@Sue22 Beyond the outreach to under-privileged and represented students, these schools are also marketing like crazy to every possible student even those who aren't under-privileged but are also long shots to be accepted. And they are consciously doing these to make it easier and easier to apply. They are gaming their stats by maximizing their applicant pool. No need for any supplemental info. Some make the application free, even to students of means. Etc.
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  • quadacesquadaces 97 replies4 threads Junior Member
    @citivas According to the Collegeboard conversion table, anything over a 93 is a 4.0, but there is a big difference between a 93 and a 96. So yes, a lot of 4.0s, but I think its misleading.
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  • RuthieRoushRuthieRoush 9 replies0 threads New Member
    The disparity between grading systems is mind-boggling. The Montgomery County School Public School system in Maryland rounds B's up to A's and uses a 80-90, 90-100 scale. There is a big difference between 80 and 97 coursework.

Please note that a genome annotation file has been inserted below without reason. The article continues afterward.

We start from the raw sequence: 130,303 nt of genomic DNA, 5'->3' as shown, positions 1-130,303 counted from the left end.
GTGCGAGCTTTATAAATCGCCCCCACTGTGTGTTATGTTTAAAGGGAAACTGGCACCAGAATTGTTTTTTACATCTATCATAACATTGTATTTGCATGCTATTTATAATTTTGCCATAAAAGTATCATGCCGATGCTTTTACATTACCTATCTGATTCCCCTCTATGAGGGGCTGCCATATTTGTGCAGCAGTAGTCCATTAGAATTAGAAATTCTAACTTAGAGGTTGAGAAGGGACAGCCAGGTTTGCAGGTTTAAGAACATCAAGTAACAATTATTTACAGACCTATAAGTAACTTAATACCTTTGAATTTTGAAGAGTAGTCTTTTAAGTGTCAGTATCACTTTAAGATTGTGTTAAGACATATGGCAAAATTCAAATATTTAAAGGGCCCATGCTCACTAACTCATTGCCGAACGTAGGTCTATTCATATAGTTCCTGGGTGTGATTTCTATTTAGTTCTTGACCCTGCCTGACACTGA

https://www.washingtonpost.com/local/education/an-easy-a-under-new-rules-these-high-school-students-could-see-grades-soar/2016/05/11/6f3e2a5a-16f2-11e6-9e16-2e5a123aac62_story.html?utm_term=.b7eb1e6b88df
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  • citivascitivas 655 replies20 threads Member
    @RuthieRoush Wow. That's crazy, thanks for sharing. Such obvious grade inflation. I can't imagine it helps the kids with admissions in the long run, though perhaps it helps their artificial self esteem in the meantime.
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  • eastcoast101eastcoast101 479 replies8 threads Member
    I also shrug my shoulders at the GPAs posted here. Every school weights differently so they are really meaningless between schools. If you look at all this stuff you realize the importance of standardized tests. Yes, there are huge problems with them too, but how else do you figure out the value of an A across schools? Throw in the home schoolers and it gets even more complicated. I know a kid who is home schooled with a 3.9 GPA but her ACT was around 21. Really? I think this is why college admissions don't make as much sense as they used to--simply to many variables, too much variation between schools, courses, grades, etc. I feel for these adcoms.
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  • quadacesquadaces 97 replies4 threads Junior Member